Being a bedroom producer means learning about a heap of stuff in quite a lot of detail. Whether it’s how to use a synthesiser, microphone types and their placement, optimal bit rate and buffer for your computer or even just navigating the various software companies’ registration processes, each element comes with its own language of ridiculous jargon. This month, I’m going to explain some studio monitor lingo to help you understand a product group that comes with a fairly high learning curve.
Powered (active)/Unpowered (passive)
Powered means each speaker box contains its own amplifier (or two if it’s bi-amplified), whereas unpowered means you need an external amplifier to power your speakers. Most monitors in the bedroom-producer market are powered these days, but unpowered models are still around, particularly on the vintage market.
This is the range of frequencies the monitor is capable of reproducing. As a rough guide, humans are capable of hearing from 20Hz (20 soundwave cycles a second) up to 20,000Hz (20Khz). You want to find speakers that can cover as much of that as possible within your budget. It’s easy to get swept up in a search for the monitor with the lowest bass, but remember, anything below 40Hz is really more felt than heard. If you really want that bass, investing in an additional subwoofer might be a better way to go.
SPL stands for sound pressure level and is measured in decibels. Basically, this is volume and the max peak SPL on a monitor’s spec sheet will give a dB measurement of how loud that puppy can get. Yes, I know; it’s more complicated than that. SPL is a weird logarithmic system that doubles in pressure every 6dB, but we’re here to make music not study physics, so here’s some approximate reference points for you to get a gauge on dB and what it means in terms of loudness. Talking = 60dB, vacuum cleaner = 70dB, bus = 80dB, car horn = 100dB, that’s-so-loud-it-hurts = 140dB, exposure will cause hearing loss = 150dB.
These terms relate to the amount of speakers in the speaker-box and how they’re arranged. Two-way is the most common and features a large woofer for bass and mids, and a small tweeter for the high frequencies. Three-way monitors have an additional speaker specific to mid-range frequencies, leaving the woofer to stretch its legs on the bass frequencies. Although it’s ideal to have more speakers in your monitors designed with a specific frequency range in mind, it requires some very fine tuning on the manufacturer's end to make the frequency splits (called crossovers) behave in a seamless and satisfactory manner. If you’re finding two- and three-way models in your budget, a higher end two-way model might well perform better than a budget three-way.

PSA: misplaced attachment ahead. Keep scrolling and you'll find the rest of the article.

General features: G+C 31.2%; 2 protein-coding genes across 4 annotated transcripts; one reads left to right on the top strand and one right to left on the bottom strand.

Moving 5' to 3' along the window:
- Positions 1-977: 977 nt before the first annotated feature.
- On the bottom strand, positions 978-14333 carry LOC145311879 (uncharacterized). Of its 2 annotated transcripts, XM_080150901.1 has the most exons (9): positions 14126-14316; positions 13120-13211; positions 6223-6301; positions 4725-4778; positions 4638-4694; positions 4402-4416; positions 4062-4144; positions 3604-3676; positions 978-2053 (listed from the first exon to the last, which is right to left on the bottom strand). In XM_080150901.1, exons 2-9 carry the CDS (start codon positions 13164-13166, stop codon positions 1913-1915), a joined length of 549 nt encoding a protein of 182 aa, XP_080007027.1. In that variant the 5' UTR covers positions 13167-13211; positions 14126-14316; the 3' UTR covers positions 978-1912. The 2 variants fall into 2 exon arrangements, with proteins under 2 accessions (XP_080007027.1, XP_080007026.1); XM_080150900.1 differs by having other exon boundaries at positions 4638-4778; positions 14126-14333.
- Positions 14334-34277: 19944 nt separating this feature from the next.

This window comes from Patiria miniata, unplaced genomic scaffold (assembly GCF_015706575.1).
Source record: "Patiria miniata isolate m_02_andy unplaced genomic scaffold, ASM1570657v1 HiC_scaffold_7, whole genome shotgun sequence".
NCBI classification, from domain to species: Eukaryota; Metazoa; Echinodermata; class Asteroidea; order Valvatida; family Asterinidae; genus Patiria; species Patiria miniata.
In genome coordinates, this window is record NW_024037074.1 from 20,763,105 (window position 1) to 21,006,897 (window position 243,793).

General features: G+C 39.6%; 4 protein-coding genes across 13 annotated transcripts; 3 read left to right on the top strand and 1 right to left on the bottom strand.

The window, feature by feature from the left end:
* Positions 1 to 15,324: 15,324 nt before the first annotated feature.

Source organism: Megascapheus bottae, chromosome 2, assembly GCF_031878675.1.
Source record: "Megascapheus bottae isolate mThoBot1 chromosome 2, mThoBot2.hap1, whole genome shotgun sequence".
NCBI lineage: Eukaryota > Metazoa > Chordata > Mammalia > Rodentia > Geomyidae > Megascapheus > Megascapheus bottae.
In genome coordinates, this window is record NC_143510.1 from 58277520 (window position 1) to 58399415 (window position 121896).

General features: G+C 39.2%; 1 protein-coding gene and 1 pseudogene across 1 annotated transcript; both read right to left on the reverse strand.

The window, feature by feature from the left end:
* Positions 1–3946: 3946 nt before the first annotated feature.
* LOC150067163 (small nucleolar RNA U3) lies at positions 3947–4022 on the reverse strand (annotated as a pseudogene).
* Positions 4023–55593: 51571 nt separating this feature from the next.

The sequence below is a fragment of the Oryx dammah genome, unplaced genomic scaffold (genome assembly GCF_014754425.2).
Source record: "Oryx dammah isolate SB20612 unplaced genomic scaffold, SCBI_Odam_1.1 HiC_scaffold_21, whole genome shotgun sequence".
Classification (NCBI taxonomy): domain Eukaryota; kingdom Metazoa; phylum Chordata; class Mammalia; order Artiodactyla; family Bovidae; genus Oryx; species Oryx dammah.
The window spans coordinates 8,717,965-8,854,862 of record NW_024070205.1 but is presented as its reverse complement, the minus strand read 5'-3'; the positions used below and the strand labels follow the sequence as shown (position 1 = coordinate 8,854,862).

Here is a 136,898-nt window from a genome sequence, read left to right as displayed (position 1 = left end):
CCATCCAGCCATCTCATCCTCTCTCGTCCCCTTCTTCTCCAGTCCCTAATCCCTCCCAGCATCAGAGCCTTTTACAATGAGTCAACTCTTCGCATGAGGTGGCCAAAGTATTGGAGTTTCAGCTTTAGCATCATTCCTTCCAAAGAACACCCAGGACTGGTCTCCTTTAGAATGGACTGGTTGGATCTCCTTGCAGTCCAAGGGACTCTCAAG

Coaxial refers to common axis – the mounting of the tweeter speaker inside the woofer. This is something car-audio manufacturers have been doing for years as a space saving measure, but we’re seeing some more coaxial studio monitors pop up in recent years. The advantage is having a single source point of audio, reducing the soundwaves interfering with each other as they might when a tweeter and woofer are separated by a few inches. Apparently this also results in a larger “sweet spot” for listening in your studio too.
Front/Back Bass Port
Woofers push around a lot of air, and a vent in the speaker box increases their efficiency and frequency response. Some speakers have this on the back, some on the front. Something to keep in mind when buying monitors is where you intend on having them, as this will change your ideal port configuration. If they’re going to be snug up against a wall in an acoustically untreated room, then you’re probably going to want front facing ports as rear facing ones will bounce frequencies off all your walls. For rear ported monitors, you’ll want at least a couple of feet distance between them and the wall.
Image via Caspar Rubin.